Robert Zemeckis’ new computer-animated epic Beowulf is modelled as the future of cinema. Designed for high-definition digital 3-D projection, it is Hollywood’s latest attempt to create a unique theatrical experience that can’t be downloaded. Yet the film is something of an oddity. Despite Zemeckis having paid tribute to the classic cartoonists with his 1988 feature Who Framed Roger Rabbit?, his new film is deeply at odds with the traditional practice of animation. Beowulf advances “performance-capture” techniques Zemeckis had previously used on his 2004 film The Polar Express, in which the movements of actors are mapped directly onto digital characters. Peter Jackson did a similar thing to use performances by Andy Serkis as the basis for Gollum in his Lord of the Rings trilogy and Kong in King Kong, with celebrated results. Yet Jackson was working to achieve characters that couldn’t be achieved by traditional means, and the motion-captured performance was considerably reworked by a team of animators.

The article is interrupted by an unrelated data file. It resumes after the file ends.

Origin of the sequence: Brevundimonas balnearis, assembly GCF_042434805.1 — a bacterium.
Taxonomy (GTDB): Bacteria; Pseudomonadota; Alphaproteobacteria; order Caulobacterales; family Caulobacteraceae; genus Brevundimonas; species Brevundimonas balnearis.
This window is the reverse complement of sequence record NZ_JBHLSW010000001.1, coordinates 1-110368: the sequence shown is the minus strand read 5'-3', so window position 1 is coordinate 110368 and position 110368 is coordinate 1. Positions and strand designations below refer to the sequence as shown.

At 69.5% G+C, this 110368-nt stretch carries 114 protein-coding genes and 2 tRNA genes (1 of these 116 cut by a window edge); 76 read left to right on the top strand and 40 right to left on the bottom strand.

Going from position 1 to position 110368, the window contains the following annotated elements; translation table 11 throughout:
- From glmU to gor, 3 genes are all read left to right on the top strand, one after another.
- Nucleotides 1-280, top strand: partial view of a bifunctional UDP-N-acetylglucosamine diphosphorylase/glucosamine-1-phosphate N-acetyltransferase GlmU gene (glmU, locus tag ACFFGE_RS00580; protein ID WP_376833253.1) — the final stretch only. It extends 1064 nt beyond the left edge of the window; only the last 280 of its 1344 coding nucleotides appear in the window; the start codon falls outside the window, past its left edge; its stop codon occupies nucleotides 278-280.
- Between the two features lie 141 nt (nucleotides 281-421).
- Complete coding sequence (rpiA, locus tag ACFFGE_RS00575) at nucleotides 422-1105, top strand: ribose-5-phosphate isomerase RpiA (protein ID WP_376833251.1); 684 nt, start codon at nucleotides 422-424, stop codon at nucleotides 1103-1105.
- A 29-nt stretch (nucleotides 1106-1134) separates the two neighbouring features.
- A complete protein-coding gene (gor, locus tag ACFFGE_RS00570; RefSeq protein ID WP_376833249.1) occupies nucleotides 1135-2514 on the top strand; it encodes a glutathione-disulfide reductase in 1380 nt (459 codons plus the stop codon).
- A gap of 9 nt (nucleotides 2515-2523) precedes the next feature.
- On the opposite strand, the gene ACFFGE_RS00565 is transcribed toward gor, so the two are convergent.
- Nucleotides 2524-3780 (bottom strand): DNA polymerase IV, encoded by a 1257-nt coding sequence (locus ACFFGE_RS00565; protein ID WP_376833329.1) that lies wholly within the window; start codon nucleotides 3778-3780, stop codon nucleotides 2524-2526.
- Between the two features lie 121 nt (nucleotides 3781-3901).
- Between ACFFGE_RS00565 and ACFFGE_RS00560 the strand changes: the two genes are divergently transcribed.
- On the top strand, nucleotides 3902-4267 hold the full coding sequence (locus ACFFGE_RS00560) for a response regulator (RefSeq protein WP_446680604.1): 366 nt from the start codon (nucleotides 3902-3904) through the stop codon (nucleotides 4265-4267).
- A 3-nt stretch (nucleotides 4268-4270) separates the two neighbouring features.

Zemeckis’ use of the technology is more literal. While Beowulf includes some non-human characters (including a spectacular dragon and the Gollum-esque demon Grendel), most are human and many are direct likenesses for the actor playing the part. So, for example, Anthony Hopkins has his movements transferred onto a computer generated character that looks like… Anthony Hopkins. What used to be thought of as the principal art of animation – creating performances through frame-by-frame alteration of the characters – is marginalised. For most of the characters in Beowulf, the animators’ involvement is a technical touch-up and no more. The approach has a precedent in traditional hand-drawn animation. In that medium a device called a rotoscope is used to allow animators to trace live-action footage of real actors. When Walt Disney made Snow White and the Seven Dwarfs, the rotoscope was used to help his animators come to grips with the difficulties of animating realistic human characters. Yet Disney quickly discovered that sticking closely to literal realism yielded disappointing results, with the resulting animation looking stiff and inexpressive. The animator’s art is in creating a performance through movement, and that calls for an element of exaggeration and graphical expressiveness that is stifled by the rotoscope. In Snow White the best animation turned out to be that which departed the most from the performance of the actors. Some who use the new motion-capture technology have learnt those lessons. The performances of Kong and Gollum in Peter Jackson’s films are remarkably effective – and still the high water marks for realistic computer character animation – because they used Andy Serkis’ performance only as a starting point. Those justly hailed animated “performances” were collaborations between the actor and animators. In the Zemeckis films, however, animated characters are a high-tech variation on costumes and make-up, digitally poured straight over the actors. There is none of the comic or dramatic exaggeration that a traditional animator would add. This is why the humans in Beowulf often seem so lifeless and off-putting, compared to the less realistic but truly animated characters in films that spurn motion capture such as The Incredibles or Ratatouille.